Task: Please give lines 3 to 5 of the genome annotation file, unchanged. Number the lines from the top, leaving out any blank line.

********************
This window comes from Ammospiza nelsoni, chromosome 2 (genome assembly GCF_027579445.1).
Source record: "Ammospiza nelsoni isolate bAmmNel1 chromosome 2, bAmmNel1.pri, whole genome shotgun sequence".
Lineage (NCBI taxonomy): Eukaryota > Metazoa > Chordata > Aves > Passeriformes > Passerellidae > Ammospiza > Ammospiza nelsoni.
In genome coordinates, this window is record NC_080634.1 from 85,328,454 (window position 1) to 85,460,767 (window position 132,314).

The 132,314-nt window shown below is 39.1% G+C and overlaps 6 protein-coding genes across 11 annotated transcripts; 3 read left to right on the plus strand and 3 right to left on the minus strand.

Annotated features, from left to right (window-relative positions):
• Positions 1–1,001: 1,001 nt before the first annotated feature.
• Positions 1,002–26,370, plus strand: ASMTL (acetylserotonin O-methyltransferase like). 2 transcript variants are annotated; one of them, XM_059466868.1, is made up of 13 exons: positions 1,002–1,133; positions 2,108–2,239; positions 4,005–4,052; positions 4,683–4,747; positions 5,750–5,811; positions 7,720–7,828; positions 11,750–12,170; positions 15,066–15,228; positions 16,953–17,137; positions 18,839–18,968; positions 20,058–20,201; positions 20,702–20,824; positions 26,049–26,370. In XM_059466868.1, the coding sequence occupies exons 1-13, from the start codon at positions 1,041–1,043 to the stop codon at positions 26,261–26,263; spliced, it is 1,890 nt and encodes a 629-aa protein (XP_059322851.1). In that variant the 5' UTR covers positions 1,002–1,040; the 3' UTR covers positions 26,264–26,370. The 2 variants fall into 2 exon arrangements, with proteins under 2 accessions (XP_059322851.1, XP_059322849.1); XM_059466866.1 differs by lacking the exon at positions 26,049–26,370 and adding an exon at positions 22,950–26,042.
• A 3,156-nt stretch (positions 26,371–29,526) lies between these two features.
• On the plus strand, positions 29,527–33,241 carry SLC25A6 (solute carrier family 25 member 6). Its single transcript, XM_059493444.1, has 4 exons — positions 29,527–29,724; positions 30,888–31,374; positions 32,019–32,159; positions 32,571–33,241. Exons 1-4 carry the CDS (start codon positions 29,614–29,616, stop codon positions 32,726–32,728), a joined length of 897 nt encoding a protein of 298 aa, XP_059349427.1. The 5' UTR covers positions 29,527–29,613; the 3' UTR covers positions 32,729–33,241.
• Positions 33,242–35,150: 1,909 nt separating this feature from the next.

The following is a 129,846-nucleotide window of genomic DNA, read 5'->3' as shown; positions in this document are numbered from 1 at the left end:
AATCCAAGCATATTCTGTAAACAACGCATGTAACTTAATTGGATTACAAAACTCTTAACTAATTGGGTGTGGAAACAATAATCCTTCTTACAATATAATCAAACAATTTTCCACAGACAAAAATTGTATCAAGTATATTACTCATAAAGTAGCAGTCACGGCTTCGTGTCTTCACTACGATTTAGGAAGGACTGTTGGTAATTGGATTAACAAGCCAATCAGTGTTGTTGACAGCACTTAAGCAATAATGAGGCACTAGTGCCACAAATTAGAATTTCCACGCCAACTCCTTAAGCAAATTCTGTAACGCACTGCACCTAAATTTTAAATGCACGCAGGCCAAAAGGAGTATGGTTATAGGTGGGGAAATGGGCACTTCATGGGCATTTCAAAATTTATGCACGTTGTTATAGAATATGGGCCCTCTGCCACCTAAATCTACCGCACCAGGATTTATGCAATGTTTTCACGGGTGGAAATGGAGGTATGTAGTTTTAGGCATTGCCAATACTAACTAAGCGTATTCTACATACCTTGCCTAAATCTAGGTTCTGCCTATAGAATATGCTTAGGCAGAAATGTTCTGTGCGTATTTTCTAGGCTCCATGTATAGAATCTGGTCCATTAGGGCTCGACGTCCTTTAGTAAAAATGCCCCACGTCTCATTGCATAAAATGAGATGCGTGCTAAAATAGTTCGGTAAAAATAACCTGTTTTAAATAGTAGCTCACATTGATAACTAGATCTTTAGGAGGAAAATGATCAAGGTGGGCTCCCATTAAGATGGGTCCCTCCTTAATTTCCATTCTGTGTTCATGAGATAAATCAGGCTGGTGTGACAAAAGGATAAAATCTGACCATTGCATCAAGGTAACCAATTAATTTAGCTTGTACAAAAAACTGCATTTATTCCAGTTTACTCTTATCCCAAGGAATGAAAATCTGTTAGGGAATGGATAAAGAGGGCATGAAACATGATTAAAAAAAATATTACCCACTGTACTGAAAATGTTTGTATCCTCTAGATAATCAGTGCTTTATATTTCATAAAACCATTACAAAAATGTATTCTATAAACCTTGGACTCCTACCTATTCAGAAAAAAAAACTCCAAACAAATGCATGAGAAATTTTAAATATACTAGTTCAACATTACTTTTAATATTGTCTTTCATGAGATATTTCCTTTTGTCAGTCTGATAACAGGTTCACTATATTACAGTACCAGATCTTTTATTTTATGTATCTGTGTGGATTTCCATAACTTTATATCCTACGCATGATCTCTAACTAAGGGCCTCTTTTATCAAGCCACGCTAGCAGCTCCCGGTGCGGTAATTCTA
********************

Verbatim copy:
Lineage (NCBI taxonomy): Eukaryota > Metazoa > Chordata > Aves > Passeriformes > Passerellidae > Ammospiza > Ammospiza nelsoni.
In genome coordinates, this window is record NC_080634.1 from 85,328,454 (window position 1) to 85,460,767 (window position 132,314).

The 132,314-nt window shown below is 39.1% G+C and overlaps 6 protein-coding genes across 11 annotated transcripts; 3 read left to right on the plus strand and 3 right to left on the minus strand.